Reading Rouhani

Yesterday the Times of Israel staff posted “Rouhani, on Iranian TV in May, detailed how he broke nuclear pledge.” It’s an extremely interesting report in the current context, in which Rouhani is making fools of President Obama and his Team of Nitwits. The Times of Israel report is based on a video that is embedded in the post (below). The post itself is worth reading in its entirety and I urge interested readers to check it out along with the video.

Bloomberg columnist Jeffrey Goldberg has taken note of the post and observed what is on offer: “Rouhani has revealed his true nuclear intentions.” Goldberg explains:

[I]n May, shortly before he was elected, Rouhani appeared on state-run IRIB TV to defend his nuclear work, appearing defensive as a hard-line interviewer essentially accused him of bowing before the West. We may one day thank the interviewer, Hassan Abedini, for pushing Rouhani on the subject. According to an account of the conversation published in the Times of Israel, Rouhani at one point became flustered by the insinuation that, as Iran’s chief nuclear negotiator 10 years ago, he kowtowed to the West by bringing his country’s nuclear activities to a stop.

“We halted the nuclear program?” he asked, rhetorically. “We were the ones to complete it! We completed the technology.”

Abedini pushed Rouhani harder, claiming that uranium enrichment at a facility in Isfahan had been suspended while Rouhani was in charge. Rouhani denied the accusation, and then claimed credit for the development of a heavy-water reactor in Arak in 2004.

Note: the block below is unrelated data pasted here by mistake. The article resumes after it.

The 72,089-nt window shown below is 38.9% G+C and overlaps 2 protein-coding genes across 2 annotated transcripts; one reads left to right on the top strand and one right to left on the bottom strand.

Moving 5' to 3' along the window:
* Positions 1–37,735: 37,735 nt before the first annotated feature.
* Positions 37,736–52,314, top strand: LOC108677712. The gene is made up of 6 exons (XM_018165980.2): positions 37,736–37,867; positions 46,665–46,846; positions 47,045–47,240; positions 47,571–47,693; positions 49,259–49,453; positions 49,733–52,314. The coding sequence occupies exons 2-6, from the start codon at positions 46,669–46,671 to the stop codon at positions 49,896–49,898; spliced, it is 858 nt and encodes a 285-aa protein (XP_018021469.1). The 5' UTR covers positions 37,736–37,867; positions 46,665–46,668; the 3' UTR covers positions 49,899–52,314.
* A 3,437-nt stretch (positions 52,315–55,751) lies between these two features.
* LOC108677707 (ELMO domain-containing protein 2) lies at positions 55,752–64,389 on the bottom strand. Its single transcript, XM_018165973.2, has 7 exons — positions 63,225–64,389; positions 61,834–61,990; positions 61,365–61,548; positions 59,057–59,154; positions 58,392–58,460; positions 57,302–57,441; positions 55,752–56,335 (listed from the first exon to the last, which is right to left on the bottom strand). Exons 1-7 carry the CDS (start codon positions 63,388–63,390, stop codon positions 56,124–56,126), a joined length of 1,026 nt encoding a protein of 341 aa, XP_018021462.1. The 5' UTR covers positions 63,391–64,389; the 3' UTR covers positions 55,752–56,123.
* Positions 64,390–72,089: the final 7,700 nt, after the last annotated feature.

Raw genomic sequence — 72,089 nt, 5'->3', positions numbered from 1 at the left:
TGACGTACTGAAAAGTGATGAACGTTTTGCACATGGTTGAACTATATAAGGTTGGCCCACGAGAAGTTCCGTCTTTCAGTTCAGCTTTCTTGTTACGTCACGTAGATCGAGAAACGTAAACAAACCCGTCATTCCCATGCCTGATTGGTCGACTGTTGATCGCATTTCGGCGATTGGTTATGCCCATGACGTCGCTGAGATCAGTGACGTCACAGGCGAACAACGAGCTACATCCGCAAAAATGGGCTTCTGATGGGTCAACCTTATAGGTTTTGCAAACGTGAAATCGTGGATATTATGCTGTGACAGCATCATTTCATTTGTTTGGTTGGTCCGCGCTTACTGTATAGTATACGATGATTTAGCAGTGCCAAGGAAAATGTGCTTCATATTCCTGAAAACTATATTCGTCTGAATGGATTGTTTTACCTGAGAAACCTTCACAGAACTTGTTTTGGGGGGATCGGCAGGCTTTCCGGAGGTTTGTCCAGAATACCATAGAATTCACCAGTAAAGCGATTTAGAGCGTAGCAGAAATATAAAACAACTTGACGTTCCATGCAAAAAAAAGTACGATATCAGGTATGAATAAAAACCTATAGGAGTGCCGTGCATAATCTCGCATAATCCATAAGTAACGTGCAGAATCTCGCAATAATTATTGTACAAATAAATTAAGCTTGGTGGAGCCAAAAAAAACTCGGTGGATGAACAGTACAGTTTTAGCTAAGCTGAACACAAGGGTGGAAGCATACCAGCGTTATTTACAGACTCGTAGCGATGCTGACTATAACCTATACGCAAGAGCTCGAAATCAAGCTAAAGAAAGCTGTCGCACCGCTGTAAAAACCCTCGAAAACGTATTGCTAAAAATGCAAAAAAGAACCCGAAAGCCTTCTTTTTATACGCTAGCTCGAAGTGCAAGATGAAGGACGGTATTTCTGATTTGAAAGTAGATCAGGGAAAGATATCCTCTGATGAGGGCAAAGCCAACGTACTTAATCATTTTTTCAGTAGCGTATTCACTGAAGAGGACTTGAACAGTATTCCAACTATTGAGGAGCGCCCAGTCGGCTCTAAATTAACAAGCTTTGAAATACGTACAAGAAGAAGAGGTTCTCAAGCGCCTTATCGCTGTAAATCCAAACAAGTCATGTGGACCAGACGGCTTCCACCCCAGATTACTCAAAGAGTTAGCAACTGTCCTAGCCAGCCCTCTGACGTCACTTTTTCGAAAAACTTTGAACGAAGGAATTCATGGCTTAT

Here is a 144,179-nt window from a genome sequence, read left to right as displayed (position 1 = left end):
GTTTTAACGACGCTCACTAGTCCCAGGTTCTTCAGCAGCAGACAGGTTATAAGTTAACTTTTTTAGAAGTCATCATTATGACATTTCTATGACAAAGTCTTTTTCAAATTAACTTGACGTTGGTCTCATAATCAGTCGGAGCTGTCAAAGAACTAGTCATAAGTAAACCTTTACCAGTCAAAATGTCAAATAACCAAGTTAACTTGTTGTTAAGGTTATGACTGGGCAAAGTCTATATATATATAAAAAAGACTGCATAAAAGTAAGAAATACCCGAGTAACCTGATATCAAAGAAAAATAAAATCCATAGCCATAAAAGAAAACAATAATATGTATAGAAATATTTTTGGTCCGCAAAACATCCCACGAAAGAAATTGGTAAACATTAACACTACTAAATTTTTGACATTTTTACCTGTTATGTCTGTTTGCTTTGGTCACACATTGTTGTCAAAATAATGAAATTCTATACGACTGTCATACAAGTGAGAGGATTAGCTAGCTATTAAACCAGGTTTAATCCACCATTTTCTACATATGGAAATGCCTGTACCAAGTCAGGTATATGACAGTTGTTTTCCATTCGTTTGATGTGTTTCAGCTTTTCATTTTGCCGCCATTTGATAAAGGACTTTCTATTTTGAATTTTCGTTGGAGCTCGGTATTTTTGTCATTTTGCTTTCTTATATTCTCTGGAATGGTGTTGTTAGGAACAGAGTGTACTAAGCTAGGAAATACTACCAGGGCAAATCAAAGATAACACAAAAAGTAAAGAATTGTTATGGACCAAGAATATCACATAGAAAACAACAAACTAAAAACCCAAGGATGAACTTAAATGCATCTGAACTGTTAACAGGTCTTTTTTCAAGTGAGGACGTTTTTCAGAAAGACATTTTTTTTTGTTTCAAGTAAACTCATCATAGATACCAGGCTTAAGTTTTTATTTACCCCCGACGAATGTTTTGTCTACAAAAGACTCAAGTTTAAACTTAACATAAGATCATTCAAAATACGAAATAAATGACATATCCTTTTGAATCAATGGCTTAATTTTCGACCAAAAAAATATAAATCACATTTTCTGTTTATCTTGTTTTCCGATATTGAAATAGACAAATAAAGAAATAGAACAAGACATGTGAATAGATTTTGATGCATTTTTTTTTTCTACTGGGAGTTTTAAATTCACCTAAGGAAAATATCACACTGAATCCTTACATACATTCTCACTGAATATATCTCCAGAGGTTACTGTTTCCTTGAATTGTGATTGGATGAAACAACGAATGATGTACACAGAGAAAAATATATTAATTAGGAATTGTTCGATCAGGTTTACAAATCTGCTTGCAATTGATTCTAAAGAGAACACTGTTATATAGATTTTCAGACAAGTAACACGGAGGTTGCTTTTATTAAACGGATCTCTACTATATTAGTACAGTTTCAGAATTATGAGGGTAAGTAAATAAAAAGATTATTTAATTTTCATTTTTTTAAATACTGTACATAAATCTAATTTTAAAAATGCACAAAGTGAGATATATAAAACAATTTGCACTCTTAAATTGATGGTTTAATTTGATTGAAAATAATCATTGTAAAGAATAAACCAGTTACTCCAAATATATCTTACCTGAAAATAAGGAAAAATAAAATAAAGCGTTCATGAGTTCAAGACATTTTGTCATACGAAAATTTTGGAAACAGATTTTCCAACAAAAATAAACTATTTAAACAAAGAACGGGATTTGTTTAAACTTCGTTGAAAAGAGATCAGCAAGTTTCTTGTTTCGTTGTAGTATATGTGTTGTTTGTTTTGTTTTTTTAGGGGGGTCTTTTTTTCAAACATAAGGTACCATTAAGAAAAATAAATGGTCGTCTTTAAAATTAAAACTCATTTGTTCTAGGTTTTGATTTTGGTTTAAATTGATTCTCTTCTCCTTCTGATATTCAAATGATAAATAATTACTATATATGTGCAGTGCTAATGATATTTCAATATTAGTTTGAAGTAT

“Do you know when we developed yellowcake? Winter 2004. Do you know when the number of centrifuges reached 3,000? Winter 2004.”

Reading accounts of Rouhani’s combative interview made me wonder if this might represent his personal Hudaybiyyah moment. What is a Hudaybiyyah moment? The moment when a mask slips.

You think? Take a look at the video for yourself.

Goldberg concludes: “It’s obviously worth testing Rouhani’s intentions through intensive diplomacy and negotiations, but it’s vital to conduct this test while paying careful attention to what he’s saying at home.”

“Intensive diplomacy and negotiations” sounds to me like more of the same, only worse, with the Obama administration pleading with Congress to delay additional sanctions in favor of “confidence building,” but at least Goldberg does not have his eyes wide shut.


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